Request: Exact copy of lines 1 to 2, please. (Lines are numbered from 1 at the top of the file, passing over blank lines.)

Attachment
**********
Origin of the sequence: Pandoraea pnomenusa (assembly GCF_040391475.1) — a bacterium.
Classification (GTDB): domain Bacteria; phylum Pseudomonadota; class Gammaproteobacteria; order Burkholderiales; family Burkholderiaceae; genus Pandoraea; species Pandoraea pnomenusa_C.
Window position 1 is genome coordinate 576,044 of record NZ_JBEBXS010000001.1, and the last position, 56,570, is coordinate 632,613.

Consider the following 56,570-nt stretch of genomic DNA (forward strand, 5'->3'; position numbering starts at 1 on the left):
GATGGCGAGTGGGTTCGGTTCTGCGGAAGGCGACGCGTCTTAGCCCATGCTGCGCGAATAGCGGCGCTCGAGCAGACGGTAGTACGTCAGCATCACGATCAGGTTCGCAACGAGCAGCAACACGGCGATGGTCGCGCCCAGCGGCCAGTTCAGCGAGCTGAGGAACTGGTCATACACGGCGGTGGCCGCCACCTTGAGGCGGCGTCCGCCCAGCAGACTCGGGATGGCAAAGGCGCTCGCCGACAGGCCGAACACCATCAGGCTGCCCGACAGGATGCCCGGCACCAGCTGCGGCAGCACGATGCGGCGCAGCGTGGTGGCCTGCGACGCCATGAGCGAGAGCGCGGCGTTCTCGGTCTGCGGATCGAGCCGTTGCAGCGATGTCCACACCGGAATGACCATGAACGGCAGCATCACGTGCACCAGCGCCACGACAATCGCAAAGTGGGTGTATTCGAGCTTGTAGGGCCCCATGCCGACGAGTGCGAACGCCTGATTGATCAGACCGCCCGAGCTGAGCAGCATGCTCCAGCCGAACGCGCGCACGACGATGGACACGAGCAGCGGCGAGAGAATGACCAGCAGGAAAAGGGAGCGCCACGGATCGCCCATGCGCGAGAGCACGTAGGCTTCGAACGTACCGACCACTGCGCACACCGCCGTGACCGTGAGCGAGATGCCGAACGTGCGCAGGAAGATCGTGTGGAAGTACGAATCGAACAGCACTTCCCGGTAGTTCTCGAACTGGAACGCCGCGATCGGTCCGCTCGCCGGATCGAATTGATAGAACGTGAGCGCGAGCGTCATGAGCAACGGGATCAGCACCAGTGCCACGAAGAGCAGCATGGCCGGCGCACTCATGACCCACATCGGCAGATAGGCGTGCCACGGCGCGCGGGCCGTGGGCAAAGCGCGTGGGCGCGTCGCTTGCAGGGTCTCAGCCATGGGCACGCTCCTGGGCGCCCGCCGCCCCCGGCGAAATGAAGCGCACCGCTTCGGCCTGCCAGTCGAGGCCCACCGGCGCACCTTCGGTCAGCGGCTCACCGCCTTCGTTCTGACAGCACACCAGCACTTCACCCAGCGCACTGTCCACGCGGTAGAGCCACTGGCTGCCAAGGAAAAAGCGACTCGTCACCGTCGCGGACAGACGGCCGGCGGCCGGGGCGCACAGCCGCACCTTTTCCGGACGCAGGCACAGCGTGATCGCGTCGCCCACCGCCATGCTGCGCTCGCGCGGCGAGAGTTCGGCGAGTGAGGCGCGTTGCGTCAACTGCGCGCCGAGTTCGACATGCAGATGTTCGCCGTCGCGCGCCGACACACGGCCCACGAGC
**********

Origin of the sequence: Pandoraea pnomenusa (assembly GCF_040391475.1) — a bacterium.
Classification (GTDB): domain Bacteria; phylum Pseudomonadota; class Gammaproteobacteria; order Burkholderiales; family Burkholderiaceae; genus Pandoraea; species Pandoraea pnomenusa_C.